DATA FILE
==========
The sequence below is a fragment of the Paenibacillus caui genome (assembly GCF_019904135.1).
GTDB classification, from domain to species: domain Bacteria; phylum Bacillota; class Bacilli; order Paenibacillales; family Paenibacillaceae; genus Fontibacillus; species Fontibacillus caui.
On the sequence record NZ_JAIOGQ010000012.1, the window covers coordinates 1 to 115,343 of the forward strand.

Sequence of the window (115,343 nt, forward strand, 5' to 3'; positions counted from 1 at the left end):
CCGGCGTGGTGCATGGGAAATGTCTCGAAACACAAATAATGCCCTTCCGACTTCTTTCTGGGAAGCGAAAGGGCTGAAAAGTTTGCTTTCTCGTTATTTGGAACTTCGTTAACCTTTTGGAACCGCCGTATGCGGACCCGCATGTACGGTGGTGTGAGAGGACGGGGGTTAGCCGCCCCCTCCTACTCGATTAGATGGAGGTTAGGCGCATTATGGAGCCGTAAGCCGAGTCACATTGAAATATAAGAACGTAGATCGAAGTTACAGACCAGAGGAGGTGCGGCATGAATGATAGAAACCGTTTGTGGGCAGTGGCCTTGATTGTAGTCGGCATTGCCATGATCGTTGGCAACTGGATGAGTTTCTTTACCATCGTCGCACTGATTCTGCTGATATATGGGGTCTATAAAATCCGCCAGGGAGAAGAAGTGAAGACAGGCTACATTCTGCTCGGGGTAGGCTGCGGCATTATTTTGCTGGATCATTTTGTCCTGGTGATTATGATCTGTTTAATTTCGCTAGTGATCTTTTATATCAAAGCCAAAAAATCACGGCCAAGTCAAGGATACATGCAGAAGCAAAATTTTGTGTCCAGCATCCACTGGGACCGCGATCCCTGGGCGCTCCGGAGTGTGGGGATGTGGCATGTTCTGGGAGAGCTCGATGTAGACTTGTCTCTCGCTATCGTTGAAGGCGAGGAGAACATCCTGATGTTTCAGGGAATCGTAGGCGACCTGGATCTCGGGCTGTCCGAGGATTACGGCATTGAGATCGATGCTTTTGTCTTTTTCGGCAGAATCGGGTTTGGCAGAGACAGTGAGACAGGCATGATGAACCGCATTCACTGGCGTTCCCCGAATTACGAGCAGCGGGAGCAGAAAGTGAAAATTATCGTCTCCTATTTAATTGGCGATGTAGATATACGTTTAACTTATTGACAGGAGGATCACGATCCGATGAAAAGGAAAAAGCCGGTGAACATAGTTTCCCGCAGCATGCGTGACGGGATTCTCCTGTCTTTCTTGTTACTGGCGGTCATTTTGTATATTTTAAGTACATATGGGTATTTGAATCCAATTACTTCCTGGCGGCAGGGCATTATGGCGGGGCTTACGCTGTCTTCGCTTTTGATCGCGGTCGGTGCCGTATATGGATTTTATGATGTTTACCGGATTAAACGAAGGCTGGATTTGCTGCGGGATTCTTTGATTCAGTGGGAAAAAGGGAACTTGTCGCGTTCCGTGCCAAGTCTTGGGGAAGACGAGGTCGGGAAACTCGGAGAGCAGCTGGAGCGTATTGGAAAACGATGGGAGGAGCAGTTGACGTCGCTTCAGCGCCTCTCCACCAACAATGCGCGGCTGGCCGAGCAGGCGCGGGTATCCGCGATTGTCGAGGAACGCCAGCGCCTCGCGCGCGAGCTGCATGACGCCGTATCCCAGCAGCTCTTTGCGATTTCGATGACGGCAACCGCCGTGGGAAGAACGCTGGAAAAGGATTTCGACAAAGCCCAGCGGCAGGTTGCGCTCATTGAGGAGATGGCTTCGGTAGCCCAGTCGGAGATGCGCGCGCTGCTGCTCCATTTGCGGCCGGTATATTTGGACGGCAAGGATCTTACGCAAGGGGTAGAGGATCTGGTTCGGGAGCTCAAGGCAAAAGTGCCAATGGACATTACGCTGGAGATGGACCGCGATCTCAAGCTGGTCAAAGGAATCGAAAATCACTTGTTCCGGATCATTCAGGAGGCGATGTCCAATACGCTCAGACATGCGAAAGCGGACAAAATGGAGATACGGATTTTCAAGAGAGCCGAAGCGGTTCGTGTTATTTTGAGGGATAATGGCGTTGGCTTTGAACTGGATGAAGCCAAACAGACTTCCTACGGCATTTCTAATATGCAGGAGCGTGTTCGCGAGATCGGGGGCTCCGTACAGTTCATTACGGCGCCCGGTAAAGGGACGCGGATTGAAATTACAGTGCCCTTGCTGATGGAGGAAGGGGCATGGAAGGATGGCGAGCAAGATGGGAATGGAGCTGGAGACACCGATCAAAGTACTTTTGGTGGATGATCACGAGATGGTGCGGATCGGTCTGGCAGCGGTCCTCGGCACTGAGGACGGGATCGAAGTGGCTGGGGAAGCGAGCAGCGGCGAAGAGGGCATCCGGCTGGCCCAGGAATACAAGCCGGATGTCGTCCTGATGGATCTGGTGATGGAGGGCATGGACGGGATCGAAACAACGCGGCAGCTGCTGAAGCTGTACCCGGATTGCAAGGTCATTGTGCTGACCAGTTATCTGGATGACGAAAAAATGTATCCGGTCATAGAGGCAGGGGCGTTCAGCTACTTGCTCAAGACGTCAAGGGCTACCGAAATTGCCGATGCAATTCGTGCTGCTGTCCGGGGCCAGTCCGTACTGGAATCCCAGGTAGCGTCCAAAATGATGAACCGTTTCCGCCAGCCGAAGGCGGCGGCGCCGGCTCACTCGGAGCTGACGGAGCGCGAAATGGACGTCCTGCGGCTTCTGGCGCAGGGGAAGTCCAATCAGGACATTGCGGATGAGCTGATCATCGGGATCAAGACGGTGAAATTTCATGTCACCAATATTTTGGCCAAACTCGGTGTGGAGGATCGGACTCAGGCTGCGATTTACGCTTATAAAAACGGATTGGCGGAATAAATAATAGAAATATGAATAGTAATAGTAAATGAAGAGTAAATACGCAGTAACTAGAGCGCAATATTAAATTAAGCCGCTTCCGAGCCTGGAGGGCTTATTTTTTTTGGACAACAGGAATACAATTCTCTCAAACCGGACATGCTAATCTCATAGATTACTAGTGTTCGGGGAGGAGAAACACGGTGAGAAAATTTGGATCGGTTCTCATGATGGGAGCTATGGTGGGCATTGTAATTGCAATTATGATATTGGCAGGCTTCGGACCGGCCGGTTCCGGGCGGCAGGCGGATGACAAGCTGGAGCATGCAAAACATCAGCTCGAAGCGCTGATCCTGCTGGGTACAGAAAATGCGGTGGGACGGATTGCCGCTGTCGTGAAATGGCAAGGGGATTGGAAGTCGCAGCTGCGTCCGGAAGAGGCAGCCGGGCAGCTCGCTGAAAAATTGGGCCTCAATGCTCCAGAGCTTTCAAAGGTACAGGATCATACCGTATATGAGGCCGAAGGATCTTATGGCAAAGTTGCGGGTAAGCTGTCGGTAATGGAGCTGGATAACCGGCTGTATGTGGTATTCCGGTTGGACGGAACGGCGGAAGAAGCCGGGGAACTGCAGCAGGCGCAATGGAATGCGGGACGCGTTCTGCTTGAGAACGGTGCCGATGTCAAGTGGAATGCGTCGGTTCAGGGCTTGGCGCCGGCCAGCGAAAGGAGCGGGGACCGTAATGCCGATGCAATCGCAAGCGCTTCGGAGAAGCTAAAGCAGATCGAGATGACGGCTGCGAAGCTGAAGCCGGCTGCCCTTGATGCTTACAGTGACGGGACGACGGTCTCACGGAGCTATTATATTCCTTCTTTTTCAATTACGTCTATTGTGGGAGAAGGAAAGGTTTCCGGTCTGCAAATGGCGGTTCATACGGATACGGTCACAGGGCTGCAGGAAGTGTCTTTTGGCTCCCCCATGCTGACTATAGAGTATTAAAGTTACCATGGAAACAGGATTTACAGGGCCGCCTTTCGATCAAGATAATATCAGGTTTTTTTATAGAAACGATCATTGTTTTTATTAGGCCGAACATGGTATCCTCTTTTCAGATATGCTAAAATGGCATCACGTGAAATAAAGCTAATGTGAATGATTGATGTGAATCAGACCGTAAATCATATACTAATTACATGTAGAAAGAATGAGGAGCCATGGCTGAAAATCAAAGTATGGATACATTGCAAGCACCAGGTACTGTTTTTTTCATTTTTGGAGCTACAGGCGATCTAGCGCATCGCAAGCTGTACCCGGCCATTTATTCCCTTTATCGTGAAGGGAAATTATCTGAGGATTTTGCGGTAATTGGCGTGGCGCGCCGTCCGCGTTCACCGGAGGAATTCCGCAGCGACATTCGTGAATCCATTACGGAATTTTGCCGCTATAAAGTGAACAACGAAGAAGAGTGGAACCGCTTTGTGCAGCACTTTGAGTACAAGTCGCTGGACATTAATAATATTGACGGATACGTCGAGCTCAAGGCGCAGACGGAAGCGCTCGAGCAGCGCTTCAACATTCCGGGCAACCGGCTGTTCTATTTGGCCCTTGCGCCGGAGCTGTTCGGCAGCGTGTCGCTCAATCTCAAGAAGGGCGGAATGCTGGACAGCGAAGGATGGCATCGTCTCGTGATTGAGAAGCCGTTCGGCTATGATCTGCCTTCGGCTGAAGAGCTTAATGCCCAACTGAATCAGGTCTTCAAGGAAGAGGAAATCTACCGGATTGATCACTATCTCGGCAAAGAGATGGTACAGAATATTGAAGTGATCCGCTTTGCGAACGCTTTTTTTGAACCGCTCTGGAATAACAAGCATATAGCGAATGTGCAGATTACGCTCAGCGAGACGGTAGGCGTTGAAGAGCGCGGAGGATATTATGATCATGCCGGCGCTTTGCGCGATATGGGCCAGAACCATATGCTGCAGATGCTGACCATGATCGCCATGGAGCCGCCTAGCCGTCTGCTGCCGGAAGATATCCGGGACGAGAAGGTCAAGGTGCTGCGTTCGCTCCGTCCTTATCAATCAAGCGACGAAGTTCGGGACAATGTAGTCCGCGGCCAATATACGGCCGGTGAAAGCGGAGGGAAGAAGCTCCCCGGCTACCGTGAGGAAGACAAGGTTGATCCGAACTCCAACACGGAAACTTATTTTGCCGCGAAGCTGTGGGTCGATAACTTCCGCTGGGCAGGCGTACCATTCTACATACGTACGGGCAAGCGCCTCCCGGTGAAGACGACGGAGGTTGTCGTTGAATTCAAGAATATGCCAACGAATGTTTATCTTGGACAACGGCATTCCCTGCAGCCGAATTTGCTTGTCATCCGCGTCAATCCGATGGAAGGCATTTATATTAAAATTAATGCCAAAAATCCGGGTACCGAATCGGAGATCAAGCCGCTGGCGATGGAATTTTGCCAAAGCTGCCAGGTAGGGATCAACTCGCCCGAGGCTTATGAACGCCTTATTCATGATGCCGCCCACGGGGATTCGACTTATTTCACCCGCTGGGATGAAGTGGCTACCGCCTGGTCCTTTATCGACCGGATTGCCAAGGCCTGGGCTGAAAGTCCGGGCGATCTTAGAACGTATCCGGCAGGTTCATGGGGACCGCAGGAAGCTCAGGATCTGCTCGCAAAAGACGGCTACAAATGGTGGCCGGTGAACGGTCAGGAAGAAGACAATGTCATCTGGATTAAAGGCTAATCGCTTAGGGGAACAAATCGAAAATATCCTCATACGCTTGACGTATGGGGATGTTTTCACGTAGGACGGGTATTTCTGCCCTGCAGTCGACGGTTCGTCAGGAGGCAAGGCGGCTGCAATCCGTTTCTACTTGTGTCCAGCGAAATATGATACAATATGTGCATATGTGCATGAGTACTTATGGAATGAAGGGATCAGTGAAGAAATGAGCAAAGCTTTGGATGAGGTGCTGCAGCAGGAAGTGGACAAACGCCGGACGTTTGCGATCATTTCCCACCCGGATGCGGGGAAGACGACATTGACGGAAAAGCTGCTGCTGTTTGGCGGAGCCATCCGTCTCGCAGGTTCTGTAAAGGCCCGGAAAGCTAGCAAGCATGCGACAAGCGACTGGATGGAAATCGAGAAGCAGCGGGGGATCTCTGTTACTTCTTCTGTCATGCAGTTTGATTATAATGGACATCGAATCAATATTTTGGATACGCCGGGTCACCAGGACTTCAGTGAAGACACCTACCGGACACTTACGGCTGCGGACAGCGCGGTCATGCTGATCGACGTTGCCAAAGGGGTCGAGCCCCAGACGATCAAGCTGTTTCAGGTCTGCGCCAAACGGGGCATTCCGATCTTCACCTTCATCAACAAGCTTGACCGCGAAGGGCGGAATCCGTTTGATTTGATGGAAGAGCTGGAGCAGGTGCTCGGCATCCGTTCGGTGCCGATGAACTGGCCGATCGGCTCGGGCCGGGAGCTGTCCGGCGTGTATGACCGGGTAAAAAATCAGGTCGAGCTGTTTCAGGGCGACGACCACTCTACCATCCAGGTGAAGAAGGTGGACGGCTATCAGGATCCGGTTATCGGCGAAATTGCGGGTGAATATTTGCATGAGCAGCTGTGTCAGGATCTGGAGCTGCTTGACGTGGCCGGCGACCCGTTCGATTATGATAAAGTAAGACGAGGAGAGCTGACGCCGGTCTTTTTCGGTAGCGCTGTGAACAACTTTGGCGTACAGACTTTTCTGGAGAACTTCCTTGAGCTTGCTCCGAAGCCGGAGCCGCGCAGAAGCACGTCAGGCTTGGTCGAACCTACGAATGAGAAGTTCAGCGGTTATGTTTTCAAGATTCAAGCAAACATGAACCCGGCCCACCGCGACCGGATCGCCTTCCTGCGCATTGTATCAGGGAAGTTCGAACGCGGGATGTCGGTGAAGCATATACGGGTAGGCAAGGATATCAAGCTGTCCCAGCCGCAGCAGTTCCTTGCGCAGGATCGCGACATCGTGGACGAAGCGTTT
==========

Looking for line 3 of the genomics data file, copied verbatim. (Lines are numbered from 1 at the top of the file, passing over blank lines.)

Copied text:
On the sequence record NZ_JAIOGQ010000012.1, the window covers coordinates 1 to 115,343 of the forward strand.